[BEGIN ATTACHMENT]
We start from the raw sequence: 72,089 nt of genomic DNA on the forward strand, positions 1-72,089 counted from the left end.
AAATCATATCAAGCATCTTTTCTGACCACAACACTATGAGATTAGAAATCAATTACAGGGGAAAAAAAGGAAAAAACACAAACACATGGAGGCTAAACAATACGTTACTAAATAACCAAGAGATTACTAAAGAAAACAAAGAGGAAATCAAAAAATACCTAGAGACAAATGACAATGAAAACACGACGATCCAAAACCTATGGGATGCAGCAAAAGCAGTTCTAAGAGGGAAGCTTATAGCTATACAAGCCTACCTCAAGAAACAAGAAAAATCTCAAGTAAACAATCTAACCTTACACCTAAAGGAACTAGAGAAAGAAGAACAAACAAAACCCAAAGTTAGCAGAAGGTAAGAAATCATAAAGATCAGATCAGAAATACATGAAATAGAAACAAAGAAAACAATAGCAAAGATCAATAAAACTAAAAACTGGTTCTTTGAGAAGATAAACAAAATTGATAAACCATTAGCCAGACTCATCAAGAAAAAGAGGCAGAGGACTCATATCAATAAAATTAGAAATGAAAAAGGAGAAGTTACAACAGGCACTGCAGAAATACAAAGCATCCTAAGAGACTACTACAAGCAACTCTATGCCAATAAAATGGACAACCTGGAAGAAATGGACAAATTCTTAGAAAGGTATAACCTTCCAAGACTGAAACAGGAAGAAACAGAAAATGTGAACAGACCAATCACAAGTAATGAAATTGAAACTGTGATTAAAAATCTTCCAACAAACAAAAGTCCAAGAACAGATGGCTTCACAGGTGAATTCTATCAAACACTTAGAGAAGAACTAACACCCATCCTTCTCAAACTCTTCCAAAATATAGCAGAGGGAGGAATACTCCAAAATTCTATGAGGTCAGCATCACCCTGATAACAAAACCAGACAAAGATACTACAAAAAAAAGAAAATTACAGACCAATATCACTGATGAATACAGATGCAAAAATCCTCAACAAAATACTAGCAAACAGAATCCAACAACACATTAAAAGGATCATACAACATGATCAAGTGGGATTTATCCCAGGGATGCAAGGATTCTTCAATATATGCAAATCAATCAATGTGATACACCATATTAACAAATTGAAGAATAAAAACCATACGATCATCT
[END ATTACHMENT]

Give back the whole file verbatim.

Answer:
We start from the raw sequence: 72,089 nt of genomic DNA on the forward strand, positions 1-72,089 counted from the left end.
AAATCATATCAAGCATCTTTTCTGACCACAACACTATGAGATTAGAAATCAATTACAGGGGAAAAAAAGGAAAAAACACAAACACATGGAGGCTAAACAATACGTTACTAAATAACCAAGAGATTACTAAAGAAAACAAAGAGGAAATCAAAAAATACCTAGAGACAAATGACAATGAAAACACGACGATCCAAAACCTATGGGATGCAGCAAAAGCAGTTCTAAGAGGGAAGCTTATAGCTATACAAGCCTACCTCAAGAAACAAGAAAAATCTCAAGTAAACAATCTAACCTTACACCTAAAGGAACTAGAGAAAGAAGAACAAACAAAACCCAAAGTTAGCAGAAGGTAAGAAATCATAAAGATCAGATCAGAAATACATGAAATAGAAACAAAGAAAACAATAGCAAAGATCAATAAAACTAAAAACTGGTTCTTTGAGAAGATAAACAAAATTGATAAACCATTAGCCAGACTCATCAAGAAAAAGAGGCAGAGGACTCATATCAATAAAATTAGAAATGAAAAAGGAGAAGTTACAACAGGCACTGCAGAAATACAAAGCATCCTAAGAGACTACTACAAGCAACTCTATGCCAATAAAATGGACAACCTGGAAGAAATGGACAAATTCTTAGAAAGGTATAACCTTCCAAGACTGAAACAGGAAGAAACAGAAAATGTGAACAGACCAATCACAAGTAATGAAATTGAAACTGTGATTAAAAATCTTCCAACAAACAAAAGTCCAAGAACAGATGGCTTCACAGGTGAATTCTATCAAACACTTAGAGAAGAACTAACACCCATCCTTCTCAAACTCTTCCAAAATATAGCAGAGGGAGGAATACTCCAAAATTCTATGAGGTCAGCATCACCCTGATAACAAAACCAGACAAAGATACTACAAAAAAAAGAAAATTACAGACCAATATCACTGATGAATACAGATGCAAAAATCCTCAACAAAATACTAGCAAACAGAATCCAACAACACATTAAAAGGATCATACAACATGATCAAGTGGGATTTATCCCAGGGATGCAAGGATTCTTCAATATATGCAAATCAATCAATGTGATACACCATATTAACAAATTGAAGAATAAAAACCATACGATCATCT